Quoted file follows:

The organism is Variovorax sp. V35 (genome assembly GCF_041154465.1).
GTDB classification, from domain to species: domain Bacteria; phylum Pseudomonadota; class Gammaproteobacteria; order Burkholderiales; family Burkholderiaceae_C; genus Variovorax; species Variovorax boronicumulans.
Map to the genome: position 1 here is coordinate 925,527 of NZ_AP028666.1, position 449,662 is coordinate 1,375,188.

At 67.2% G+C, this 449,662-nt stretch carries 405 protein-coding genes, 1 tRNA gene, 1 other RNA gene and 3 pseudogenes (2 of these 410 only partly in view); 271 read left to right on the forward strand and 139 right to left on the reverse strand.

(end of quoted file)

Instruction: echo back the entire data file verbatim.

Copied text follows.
The organism is Variovorax sp. V35 (genome assembly GCF_041154465.1).
GTDB classification, from domain to species: domain Bacteria; phylum Pseudomonadota; class Gammaproteobacteria; order Burkholderiales; family Burkholderiaceae_C; genus Variovorax; species Variovorax boronicumulans.
Map to the genome: position 1 here is coordinate 925,527 of NZ_AP028666.1, position 449,662 is coordinate 1,375,188.

At 67.2% G+C, this 449,662-nt stretch carries 405 protein-coding genes, 1 tRNA gene, 1 other RNA gene and 3 pseudogenes (2 of these 410 only partly in view); 271 read left to right on the forward strand and 139 right to left on the reverse strand.